Dick went to Burns, to check it out and fell in love with the community. It reminded him of his home town of Fairview. Dick gave his notice, sold his home in three days, packed up and moved to Burns in February 1977. The new print shop was named Desert Graphics, and was set up in a few days. The location was in the Brown Building on North Broadway, which is now the Broadway Deli.

The second address for Desert Graphics was 341 North Broadway. Half was print shop and the other half held the stationery part. The stationery part was growing by leaps and bounds. The print shop needed to move.

The third address for the shop was now at 430 North Broadway. But it was only large enough to house the presses, not all the paper that comes with a print shop. He had out-grown the room and needed a building that would house all the presses and all the paper. Desert Graphics was moved the fourth th time to 506 North Broadway, one door down from the original door that it was started out in. Dick thought he should buy this building. To help pay the expense of buying this building, Dick turned it into a mini-mall which housed five different stores: a used tot clothing store, called The Tot Shop, a tape and T-shirt shop, called T’s “n” Tapes, a bookkeeping and tax man, called Sam’s Bookkeeping Service, and a small gift shop, owned by Chris Wagner.

The print shop took up three quarters of the building, and it became a seven-person shop.

Dick was asked to join the Rotary Club. He later went on to be its president on two different occasions. Dick went on to join several organizations, such as library board, budget committee, Harney County Chamber of Commerce, of which he served two different terms as president, 1988 and 1995. He joined the Merchants Committee, the Balloon Rally team, and he became the pistol shooter for the downtown bed races. Dick joined the Harney County Chamber Music Society where he played his French horn. Dick later became the president to the Chamber Music Society. He was honored with an engraved silver tray for his support and printing of their programs and news letters.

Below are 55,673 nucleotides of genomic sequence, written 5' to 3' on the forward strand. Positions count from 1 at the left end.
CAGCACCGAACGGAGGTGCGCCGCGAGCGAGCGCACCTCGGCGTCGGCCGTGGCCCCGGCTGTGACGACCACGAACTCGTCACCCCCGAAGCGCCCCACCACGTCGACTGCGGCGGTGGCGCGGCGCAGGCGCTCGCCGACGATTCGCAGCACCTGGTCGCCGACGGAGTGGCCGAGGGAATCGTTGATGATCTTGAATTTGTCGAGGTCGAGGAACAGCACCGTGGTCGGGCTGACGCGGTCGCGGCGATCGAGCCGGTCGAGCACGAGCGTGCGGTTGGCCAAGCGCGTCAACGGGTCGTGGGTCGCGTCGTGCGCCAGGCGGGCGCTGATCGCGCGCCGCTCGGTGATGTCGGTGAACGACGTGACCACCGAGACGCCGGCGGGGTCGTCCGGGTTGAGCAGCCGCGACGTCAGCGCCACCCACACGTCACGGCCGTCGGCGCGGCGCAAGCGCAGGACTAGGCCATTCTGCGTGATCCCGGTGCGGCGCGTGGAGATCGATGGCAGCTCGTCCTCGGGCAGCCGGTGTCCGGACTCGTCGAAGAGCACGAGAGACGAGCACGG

Dick enjoyed bowling. For a number of years, he bowled on the Thursday night men’s team.

In 1995, Dick went to Reno, Nev., and bowled in the Nationals. He got to bowl in a brand new National Bowling stadium. He also bowled in many state tournaments. On two occasions, he got to meet a distant relative, one on the Deming side of the family, and one on the Boles side of the family.

Dick continued to be active in the Nazarene Church. He served on the church board. He continued to be “jack-of-all-trades” in helping to maintain a smooth running church.

He enjoyed being the Sunday School teacher and Sunday School Superintendent for a number of years. He encouraged 25 people to go to a Sunday School conference in Nampa, Idaho. He brought the most people to the meeting, outnumbering the other churches there.

Dick enjoyed watching his favorite baseball team, the Dodgers. The Minnesota Vikings were his favorite football team.

Dick kept up with the Portland Trailblazers, but the Boston Celtics were his first love.

Dick is survived by his wife of 49 years, Norma; daughters Laura Boggs of Florence, and Becky Needham of Burns; extended daughter, Schelly Daugherty of Burns; grandchildren, Mitchell Boggs, Kristin Swift, Nicole Boggs, Colman Brown, Jake Needham, and extended grandson, Jordan Daugherty; great grandchild, Kenzie Ray Boggs,  due at the end of the month; brothers; Dean Deming, John Deming, Mark Deming, Clyde Deming; sister, Marilyn Bakken; and numerous nieces and nephews.

Dick was preceded in death by his parents, Roscoe and Hazel; brother, Jay; sister, Ruth; and twin grandsons, Kerry and Taylor.

OBIT MillerDavid “Rosko” Miller lost his long battle with cancer on July 25.

He was born Jan. 1, 1959, in Mountain Home, Idaho, and lived in places such as Burns; Sitka, Alaska; Pullman and Seattle, Wash.; and finally, in Louisiana.

David joined the United States Marines, where he served from October 1979 to May 1985. After his service to his country, he went on to get his certification as a diving technician and became a commercial diver. In his endeavors as a commercial diver, he adopted the nickname “Rosko.” That’s the name people came to know him by.

David had a passion for riding Harleys and was the road captain for the motorcycle club, Hole-N-Da-Wall chapter in Lafayette, La. He had many adventures in his life, including his time in Key West, Fla., overseas, and of course, his time in the Northwest, where most of his family resided.

Although David never had children or family of his own, he had a strong sense of family and came to the Northwest for regular visits.

He is survived by his mother, MaryAnn Gohl; his girlfriend, Susan Herbert; brothers, Bruce Miller and wife, Valerie, Robert Gohl and wife, Tricia; sisters, Debbie Miller and husband, Bing, Tammy Downing and husband, Chris; several nieces and nephews, including Crystal Miller and Alisha Bender; one great-nephew and one great-niece, who nicknamed him “Uncle Pirate.”

He was preceded in death by his father, Archie Jackson Miller.

David will be laid to rest at Tahoma National Cemetery in Kent, Wash.